In my recent blog post, I wrote about how scheduling tasks rather than having a to-do list can help you get things done.

But as I am a great fan of learning, I wanted to write more on the subject.  I thought I would see if I could delve a little deeper.

And I found that not everyone agrees with the principle of scheduling everything. The Productivityist, for instance, suggests only scheduling in your calendar the one big thing you are working on at that time (as well as appointment, calls etc) everything else should be on the to-do list.

The argument against scheduling is that there is a danger of hyper-scheduling, where every minute of your day is accounted for and there is no flexibility. However, this is a complaint about the implementation and not the principle itself.

Richard Branson also is very passionate about explaining why he uses a to-do list.

Many bloggers on this subject suggest theming days so that you focus on one area of your business at a time. I have Monday is more of an admin and scheduling in social media day. Tuesday is writing, Wednesday is flexible right now, Thursday is marketing and Friday is website.

This doesn’t mean I don’t do anything else as there is still client work to do. However, I try and fit in some tasks related to those themes so I keep on top of them. As my business develops I am sure my themes will change as the needs of my business change.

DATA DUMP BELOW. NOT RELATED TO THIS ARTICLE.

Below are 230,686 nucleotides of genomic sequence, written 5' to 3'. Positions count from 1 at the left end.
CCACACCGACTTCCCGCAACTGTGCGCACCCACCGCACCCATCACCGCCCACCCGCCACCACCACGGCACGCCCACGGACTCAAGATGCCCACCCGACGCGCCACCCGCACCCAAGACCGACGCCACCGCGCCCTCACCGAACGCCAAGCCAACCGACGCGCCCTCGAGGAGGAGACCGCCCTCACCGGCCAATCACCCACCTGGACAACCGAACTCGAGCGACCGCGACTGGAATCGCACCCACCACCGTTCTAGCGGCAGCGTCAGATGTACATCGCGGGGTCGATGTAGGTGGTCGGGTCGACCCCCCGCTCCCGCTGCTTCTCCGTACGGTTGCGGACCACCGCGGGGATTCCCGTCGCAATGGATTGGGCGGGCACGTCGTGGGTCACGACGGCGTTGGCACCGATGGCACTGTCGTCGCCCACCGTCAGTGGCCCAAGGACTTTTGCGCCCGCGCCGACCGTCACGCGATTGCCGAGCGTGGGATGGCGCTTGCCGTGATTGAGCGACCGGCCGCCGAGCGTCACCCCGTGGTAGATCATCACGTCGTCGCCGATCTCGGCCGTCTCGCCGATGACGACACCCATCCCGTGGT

And then there is the idea of chunking your tasks so that you do all emails together, all phone-calls together etc. I have an on-going list of emails/messages I need to make and then do them all together. I can then close email in my browser and focus on the next thing I am working on.

A positive benefit to scheduling tasks, theming and chunking is reducing decision fatigue. Constantly making decisions can deplete our mental stamina so further decisions are poor or rash choices. Or we don’t make a decision at all.

If you are constantly having to decide what to work on next, you are limiting your capacity to make decisions later in the day. Scheduling, theming etc does reduce the amount of decisions to be made.

Your system needs to help you focus on the most important tasks and goals. You will stop worrying about the things that aren’t getting done because you know they will get done later.

Do you still have tasks that just don’t get done after you have organised your time as best you can? Then maybe it is time to consider outsourcing some of those tasks. Contact me here to arrange a time to discuss.

Scheduling or a to-do list?